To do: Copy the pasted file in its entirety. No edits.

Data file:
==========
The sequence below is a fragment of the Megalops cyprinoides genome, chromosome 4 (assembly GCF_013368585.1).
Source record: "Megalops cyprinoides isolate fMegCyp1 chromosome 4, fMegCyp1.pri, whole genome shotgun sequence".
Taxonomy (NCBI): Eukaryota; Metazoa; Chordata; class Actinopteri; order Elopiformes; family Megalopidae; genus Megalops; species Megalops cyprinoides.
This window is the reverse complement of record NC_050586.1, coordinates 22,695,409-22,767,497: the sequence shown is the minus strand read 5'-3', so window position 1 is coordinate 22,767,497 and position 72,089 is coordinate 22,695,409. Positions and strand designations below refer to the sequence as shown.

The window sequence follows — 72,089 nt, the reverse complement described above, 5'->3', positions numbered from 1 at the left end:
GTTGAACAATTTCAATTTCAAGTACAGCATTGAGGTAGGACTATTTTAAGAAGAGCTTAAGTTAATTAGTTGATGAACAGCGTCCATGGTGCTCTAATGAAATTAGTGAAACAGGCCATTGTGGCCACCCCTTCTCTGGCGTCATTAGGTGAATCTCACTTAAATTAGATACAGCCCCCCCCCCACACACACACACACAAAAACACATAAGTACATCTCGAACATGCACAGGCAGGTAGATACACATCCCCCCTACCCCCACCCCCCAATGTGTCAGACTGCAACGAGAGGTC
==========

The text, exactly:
The sequence below is a fragment of the Megalops cyprinoides genome, chromosome 4 (assembly GCF_013368585.1).
Source record: "Megalops cyprinoides isolate fMegCyp1 chromosome 4, fMegCyp1.pri, whole genome shotgun sequence".
Taxonomy (NCBI): Eukaryota; Metazoa; Chordata; class Actinopteri; order Elopiformes; family Megalopidae; genus Megalops; species Megalops cyprinoides.
This window is the reverse complement of record NC_050586.1, coordinates 22,695,409-22,767,497: the sequence shown is the minus strand read 5'-3', so window position 1 is coordinate 22,767,497 and position 72,089 is coordinate 22,695,409. Positions and strand designations below refer to the sequence as shown.

The window sequence follows — 72,089 nt, the reverse complement described above, 5'->3', positions numbered from 1 at the left end:
GTTGAACAATTTCAATTTCAAGTACAGCATTGAGGTAGGACTATTTTAAGAAGAGCTTAAGTTAATTAGTTGATGAACAGCGTCCATGGTGCTCTAATGAAATTAGTGAAACAGGCCATTGTGGCCACCCCTTCTCTGGCGTCATTAGGTGAATCTCACTTAAATTAGATACAGCCCCCCCCCCACACACACACACACAAAAACACATAAGTACATCTCGAACATGCACAGGCAGGTAGATACACATCCCCCCTACCCCCACCCCCCAATGTGTCAGACTGCAACGAGAGGTC